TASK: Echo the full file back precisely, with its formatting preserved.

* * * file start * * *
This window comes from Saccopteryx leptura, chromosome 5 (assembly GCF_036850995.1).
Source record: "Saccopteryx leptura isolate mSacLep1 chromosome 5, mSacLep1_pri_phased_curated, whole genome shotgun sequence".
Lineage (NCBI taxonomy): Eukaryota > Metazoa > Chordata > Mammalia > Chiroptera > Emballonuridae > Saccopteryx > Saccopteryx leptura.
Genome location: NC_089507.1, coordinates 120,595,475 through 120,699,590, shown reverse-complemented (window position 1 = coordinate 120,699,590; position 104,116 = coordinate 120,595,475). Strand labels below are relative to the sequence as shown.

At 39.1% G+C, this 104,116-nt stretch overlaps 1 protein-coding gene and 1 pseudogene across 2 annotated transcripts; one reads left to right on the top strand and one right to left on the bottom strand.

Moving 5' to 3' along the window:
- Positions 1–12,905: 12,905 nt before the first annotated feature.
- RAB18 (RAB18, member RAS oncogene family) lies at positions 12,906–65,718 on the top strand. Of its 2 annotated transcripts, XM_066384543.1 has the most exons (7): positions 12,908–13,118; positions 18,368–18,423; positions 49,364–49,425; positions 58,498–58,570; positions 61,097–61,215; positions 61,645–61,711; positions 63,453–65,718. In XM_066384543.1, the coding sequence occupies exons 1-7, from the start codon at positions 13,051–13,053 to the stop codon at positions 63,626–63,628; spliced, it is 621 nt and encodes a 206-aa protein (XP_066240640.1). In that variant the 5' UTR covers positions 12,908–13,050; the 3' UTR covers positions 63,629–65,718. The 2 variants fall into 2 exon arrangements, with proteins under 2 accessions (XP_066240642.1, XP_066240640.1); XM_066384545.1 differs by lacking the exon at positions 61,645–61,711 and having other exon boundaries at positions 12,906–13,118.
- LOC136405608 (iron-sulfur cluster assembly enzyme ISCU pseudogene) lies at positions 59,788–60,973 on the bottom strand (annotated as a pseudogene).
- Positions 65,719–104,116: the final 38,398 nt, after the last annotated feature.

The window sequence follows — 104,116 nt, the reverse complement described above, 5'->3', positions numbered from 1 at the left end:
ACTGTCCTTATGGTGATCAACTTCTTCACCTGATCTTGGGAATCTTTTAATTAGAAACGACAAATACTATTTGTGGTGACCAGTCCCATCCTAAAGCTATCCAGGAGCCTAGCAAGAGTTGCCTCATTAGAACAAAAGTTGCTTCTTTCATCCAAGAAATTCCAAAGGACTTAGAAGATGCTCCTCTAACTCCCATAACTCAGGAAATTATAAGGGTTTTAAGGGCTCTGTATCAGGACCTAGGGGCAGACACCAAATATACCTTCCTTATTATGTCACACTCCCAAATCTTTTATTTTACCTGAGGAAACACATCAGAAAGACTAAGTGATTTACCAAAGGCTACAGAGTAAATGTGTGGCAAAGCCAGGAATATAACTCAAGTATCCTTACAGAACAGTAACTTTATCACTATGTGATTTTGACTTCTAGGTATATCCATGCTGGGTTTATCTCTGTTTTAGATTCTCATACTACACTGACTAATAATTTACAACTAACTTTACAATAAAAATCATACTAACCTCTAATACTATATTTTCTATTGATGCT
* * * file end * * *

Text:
This window comes from Saccopteryx leptura, chromosome 5 (assembly GCF_036850995.1).
Source record: "Saccopteryx leptura isolate mSacLep1 chromosome 5, mSacLep1_pri_phased_curated, whole genome shotgun sequence".
Lineage (NCBI taxonomy): Eukaryota > Metazoa > Chordata > Mammalia > Chiroptera > Emballonuridae > Saccopteryx > Saccopteryx leptura.
Genome location: NC_089507.1, coordinates 120,595,475 through 120,699,590, shown reverse-complemented (window position 1 = coordinate 120,699,590; position 104,116 = coordinate 120,595,475). Strand labels below are relative to the sequence as shown.

At 39.1% G+C, this 104,116-nt stretch overlaps 1 protein-coding gene and 1 pseudogene across 2 annotated transcripts; one reads left to right on the top strand and one right to left on the bottom strand.

Moving 5' to 3' along the window:
- Positions 1–12,905: 12,905 nt before the first annotated feature.
- RAB18 (RAB18, member RAS oncogene family) lies at positions 12,906–65,718 on the top strand. Of its 2 annotated transcripts, XM_066384543.1 has the most exons (7): positions 12,908–13,118; positions 18,368–18,423; positions 49,364–49,425; positions 58,498–58,570; positions 61,097–61,215; positions 61,645–61,711; positions 63,453–65,718. In XM_066384543.1, the coding sequence occupies exons 1-7, from the start codon at positions 13,051–13,053 to the stop codon at positions 63,626–63,628; spliced, it is 621 nt and encodes a 206-aa protein (XP_066240640.1). In that variant the 5' UTR covers positions 12,908–13,050; the 3' UTR covers positions 63,629–65,718. The 2 variants fall into 2 exon arrangements, with proteins under 2 accessions (XP_066240642.1, XP_066240640.1); XM_066384545.1 differs by lacking the exon at positions 61,645–61,711 and having other exon boundaries at positions 12,906–13,118.
- LOC136405608 (iron-sulfur cluster assembly enzyme ISCU pseudogene) lies at positions 59,788–60,973 on the bottom strand (annotated as a pseudogene).
- Positions 65,719–104,116: the final 38,398 nt, after the last annotated feature.

The window sequence follows — 104,116 nt, the reverse complement described above, 5'->3', positions numbered from 1 at the left end:
ACTGTCCTTATGGTGATCAACTTCTTCACCTGATCTTGGGAATCTTTTAATTAGAAACGACAAATACTATTTGTGGTGACCAGTCCCATCCTAAAGCTATCCAGGAGCCTAGCAAGAGTTGCCTCATTAGAACAAAAGTTGCTTCTTTCATCCAAGAAATTCCAAAGGACTTAGAAGATGCTCCTCTAACTCCCATAACTCAGGAAATTATAAGGGTTTTAAGGGCTCTGTATCAGGACCTAGGGGCAGACACCAAATATACCTTCCTTATTATGTCACACTCCCAAATCTTTTATTTTACCTGAGGAAACACATCAGAAAGACTAAGTGATTTACCAAAGGCTACAGAGTAAATGTGTGGCAAAGCCAGGAATATAACTCAAGTATCCTTACAGAACAGTAACTTTATCACTATGTGATTTTGACTTCTAGGTATATCCATGCTGGGTTTATCTCTGTTTTAGATTCTCATACTACACTGACTAATAATTTACAACTAACTTTACAATAAAAATCATACTAACCTCTAATACTATATTTTCTATTGATGCT